SFUFA staff are available to meet with members regarding any and all workplace related issues, and can be a useful sounding board when an issue arises that is troubling or unclear. Whether related to rights or benefits, University procedures or protocols, interpersonal conflicts, or personal events impacting one’s work – for any reason, at any time, members can seek out the Association for information, advice, or simply an ear to listen.

Informal Processes

Most often, when an issue arises that requires attention, the Association’s first step is to seek an informal solution. Through consultation with the member, we will identify possible solutions and discuss the various avenues available to pursue those solutions, and will work with whatever creativity and flexibility are possible to find the simplest solution for the greatest number of people. The University is a decentralized and dynamic institution, rooted in collegial relationships, and the Association strives to focus on problem-solving, prioritizing what works for real people in real circumstances. Informal resolutions can be pursued at interpersonal, unit, decanal, or University levels as appropriate, and engagement in an informal process neither precludes nor requires more formal action later.


Grievances are formal processes concerning the intepretation or application of the Collective Agreement; formal procedures outlining formal complaints, a grievance is not always the most appropriate response, nor even an option if there is not a breach of the Agreement or policy that we can rely on. The grievance is, however, the most standard complaint process available to unions, and initiates a formal process that can lead to a third party, binding process resolve disputes (arbitration).

Grievances may arise from complaints of individual members, groups of members, or the Association as an organization, and once launched set into motion a process that is laid out in the Collective Agreement (Article 21, Dispute Resolution). That process is ultimately governed by BC’s Labour Relations Code, and the Labour Relations Board is the ultimate authority over how disputes are resolved.  As legal processes, grievances are not disputes between individual members and the employer, but between the Association and the University. That is, while an in individual’s specific situation may form the basis of the grievance, the grievance itself is “owned” by the Association. It is the Association that has the authority to launch, settle, withdraw, or arbitrate a grievance.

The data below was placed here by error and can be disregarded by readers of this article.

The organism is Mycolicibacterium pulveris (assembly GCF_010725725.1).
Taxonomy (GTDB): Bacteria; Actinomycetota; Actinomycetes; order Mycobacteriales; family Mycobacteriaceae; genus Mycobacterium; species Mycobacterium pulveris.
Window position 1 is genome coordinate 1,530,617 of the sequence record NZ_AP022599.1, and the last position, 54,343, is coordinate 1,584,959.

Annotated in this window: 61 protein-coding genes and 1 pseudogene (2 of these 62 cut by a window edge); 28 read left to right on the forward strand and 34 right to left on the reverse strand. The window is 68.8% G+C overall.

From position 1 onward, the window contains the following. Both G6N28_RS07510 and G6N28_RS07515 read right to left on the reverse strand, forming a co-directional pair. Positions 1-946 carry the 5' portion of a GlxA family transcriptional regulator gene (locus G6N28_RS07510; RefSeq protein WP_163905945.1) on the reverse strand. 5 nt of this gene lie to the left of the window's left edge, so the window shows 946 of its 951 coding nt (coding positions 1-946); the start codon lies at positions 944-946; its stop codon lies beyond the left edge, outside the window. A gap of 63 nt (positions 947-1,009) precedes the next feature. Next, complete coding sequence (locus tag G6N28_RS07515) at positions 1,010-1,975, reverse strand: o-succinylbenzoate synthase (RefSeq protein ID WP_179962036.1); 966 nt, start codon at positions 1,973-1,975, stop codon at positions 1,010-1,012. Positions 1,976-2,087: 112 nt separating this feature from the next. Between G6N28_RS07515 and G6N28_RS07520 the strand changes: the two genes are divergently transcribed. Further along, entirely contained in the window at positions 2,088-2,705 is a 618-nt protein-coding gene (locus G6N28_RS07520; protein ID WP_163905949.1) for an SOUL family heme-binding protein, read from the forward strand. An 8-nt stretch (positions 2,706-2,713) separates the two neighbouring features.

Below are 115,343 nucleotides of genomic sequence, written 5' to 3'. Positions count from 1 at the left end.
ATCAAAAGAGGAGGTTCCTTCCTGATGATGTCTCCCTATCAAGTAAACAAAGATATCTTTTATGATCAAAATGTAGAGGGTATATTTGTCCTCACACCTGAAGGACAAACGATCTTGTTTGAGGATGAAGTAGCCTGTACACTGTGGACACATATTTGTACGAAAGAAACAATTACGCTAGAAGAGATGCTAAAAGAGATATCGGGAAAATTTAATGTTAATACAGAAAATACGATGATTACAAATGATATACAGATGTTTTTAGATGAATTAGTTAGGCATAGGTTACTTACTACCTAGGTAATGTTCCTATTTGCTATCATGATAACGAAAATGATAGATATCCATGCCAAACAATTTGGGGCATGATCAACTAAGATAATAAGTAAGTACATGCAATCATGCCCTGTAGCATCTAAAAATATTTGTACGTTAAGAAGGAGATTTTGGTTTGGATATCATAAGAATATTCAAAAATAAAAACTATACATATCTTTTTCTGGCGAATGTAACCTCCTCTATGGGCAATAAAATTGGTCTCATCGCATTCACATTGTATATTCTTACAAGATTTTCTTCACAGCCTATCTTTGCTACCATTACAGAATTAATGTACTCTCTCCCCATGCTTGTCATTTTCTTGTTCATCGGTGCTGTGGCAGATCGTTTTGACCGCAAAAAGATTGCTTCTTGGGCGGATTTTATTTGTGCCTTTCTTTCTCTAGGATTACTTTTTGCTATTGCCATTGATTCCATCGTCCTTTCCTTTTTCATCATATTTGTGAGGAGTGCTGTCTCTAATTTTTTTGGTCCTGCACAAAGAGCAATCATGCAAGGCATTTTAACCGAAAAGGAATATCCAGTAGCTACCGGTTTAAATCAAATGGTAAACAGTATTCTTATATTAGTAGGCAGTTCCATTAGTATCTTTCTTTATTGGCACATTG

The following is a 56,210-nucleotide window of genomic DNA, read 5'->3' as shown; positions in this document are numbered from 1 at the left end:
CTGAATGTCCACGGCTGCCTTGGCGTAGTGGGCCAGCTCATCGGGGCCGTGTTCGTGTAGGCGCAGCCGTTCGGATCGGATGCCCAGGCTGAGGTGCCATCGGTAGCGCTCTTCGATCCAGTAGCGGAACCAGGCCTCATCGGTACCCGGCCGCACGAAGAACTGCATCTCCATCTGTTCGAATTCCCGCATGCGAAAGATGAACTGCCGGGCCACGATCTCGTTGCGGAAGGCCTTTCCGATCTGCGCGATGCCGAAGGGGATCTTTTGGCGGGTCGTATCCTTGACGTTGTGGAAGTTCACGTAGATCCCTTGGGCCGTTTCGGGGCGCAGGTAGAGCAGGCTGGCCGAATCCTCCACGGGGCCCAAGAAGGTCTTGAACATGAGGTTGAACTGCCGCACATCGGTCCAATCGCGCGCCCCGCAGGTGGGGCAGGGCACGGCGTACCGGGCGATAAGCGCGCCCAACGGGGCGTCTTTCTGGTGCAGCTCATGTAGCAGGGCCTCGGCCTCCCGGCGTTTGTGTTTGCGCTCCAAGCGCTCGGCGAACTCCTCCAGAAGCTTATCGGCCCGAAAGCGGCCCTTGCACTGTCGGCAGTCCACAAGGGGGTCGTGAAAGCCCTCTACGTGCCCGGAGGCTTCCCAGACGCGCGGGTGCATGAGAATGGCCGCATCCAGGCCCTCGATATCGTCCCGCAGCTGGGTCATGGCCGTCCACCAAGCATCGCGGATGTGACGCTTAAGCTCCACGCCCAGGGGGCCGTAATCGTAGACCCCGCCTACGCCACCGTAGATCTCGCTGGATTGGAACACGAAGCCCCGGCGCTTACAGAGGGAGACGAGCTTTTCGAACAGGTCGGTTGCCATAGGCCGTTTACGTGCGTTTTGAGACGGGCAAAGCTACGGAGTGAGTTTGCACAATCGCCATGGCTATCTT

To say that the Association owns the grievances is not to suggest that the member involved has no role. Throughout grievance processes, and in proposal of or consideration of settlement options, the Association works closely with the affected member(s). Ultimately, however, as the grievance regards violation of the Collective Agreement, and the Collective Agreement is a legal document binding the University and the Union, it is the Union that is both responsible for and has authority for if and how grievances are pursued.  There may, then, be cases in which a member wants to file a grievance and the Association declines to do so; and there may be issues in which a member might prefer not to file a grievance, but the matter is of such significance that the Association needs to act regardless.

In determining whether, when, and how to pursue a case, the Association may consider a range of factors, but much not act in a way that is arbitrary, discriminatory, or in bad faith. Among the factors that may be considered are the following:

  • the seriousness of the breach
  • the likelihood of success in a formal complaint process
  • any conflict between the interests of the member(s) involved and the wider interest of the membership as a whole
  • the availability of Association resources to pursue the matter, evaluated against the significance of the case and the chances of success

That is to say, the Association must listen to a member’s concerns, take those concerns seriously and evaluate them against the Agreement, and determine if there has been a breach and whether that breach might be addressed through a grievance, and it must do so in a way that is fair and appropriately considers the interest of the member. That does not, however, mean that all cases will be taken up, either at the initial grievance stage or in consideration of whether a case ought be pursued to arbitration.